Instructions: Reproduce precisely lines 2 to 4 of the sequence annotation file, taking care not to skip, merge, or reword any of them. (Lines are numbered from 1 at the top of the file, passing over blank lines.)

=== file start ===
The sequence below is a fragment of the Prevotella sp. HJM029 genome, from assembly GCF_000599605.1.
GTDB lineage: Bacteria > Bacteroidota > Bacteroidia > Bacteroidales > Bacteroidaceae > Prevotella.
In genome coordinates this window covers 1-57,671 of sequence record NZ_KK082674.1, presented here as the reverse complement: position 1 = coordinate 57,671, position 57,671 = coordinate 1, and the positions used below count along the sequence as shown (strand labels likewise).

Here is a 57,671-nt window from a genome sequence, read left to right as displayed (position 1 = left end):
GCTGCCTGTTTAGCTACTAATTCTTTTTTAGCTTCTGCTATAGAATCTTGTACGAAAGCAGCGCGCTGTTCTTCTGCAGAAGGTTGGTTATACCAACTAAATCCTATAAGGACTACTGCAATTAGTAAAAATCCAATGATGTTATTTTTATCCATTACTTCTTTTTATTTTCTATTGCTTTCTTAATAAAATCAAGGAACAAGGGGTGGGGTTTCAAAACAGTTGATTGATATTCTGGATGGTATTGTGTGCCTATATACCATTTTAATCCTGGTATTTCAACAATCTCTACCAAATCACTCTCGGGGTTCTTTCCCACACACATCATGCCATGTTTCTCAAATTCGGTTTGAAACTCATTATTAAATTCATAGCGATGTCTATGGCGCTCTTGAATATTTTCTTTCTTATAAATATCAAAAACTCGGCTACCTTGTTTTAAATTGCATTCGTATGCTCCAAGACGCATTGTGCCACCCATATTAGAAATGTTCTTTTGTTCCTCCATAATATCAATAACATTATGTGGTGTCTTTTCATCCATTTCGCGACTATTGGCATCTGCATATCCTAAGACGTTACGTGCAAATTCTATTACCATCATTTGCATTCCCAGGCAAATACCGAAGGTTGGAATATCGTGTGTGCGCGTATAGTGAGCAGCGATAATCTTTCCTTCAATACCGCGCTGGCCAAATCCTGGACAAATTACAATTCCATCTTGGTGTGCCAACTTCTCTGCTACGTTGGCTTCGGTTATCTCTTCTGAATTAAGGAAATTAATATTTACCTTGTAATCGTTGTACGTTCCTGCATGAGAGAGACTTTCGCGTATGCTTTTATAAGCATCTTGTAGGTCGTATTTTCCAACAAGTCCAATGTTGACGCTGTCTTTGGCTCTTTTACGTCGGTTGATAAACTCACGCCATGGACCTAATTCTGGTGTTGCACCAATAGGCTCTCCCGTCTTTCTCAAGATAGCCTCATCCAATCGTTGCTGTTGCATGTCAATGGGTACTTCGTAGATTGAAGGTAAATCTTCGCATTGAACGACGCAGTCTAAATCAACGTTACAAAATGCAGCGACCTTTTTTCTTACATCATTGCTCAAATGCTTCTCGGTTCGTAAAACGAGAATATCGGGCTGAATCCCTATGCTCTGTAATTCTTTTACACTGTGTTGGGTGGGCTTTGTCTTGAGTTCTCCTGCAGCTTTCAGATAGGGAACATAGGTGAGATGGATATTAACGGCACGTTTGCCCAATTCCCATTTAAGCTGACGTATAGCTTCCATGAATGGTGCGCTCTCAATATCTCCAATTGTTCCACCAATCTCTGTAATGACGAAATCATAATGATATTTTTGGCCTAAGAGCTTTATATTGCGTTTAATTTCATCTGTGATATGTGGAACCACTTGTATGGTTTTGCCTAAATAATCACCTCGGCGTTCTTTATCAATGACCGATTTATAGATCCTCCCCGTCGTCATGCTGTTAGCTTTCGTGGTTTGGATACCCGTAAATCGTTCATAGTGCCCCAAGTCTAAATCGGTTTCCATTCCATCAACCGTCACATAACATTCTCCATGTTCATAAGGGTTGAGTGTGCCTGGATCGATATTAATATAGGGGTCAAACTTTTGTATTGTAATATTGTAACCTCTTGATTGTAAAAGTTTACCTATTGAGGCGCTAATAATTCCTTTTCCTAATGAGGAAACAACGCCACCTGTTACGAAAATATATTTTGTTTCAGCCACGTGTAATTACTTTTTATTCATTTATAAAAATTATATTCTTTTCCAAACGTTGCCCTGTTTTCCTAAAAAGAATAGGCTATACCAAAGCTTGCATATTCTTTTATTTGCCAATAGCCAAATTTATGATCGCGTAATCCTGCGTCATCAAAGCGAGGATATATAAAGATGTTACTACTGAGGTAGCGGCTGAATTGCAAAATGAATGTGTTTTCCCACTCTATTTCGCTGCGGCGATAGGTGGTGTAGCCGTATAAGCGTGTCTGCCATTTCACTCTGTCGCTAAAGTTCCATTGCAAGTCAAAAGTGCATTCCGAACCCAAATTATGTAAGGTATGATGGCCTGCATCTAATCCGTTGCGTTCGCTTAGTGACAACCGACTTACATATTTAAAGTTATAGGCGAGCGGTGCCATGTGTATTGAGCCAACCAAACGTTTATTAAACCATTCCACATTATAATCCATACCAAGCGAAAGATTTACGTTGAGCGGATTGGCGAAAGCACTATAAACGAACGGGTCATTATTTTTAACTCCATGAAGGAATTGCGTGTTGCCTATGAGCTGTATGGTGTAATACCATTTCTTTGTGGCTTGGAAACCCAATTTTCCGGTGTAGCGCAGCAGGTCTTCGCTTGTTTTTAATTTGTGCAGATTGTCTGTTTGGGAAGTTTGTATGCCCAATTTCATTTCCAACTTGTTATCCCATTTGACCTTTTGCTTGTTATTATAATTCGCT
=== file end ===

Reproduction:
GTDB lineage: Bacteria > Bacteroidota > Bacteroidia > Bacteroidales > Bacteroidaceae > Prevotella.
In genome coordinates this window covers 1-57,671 of sequence record NZ_KK082674.1, presented here as the reverse complement: position 1 = coordinate 57,671, position 57,671 = coordinate 1, and the positions used below count along the sequence as shown (strand labels likewise).

Here is a 57,671-nt window from a genome sequence, read left to right as displayed (position 1 = left end):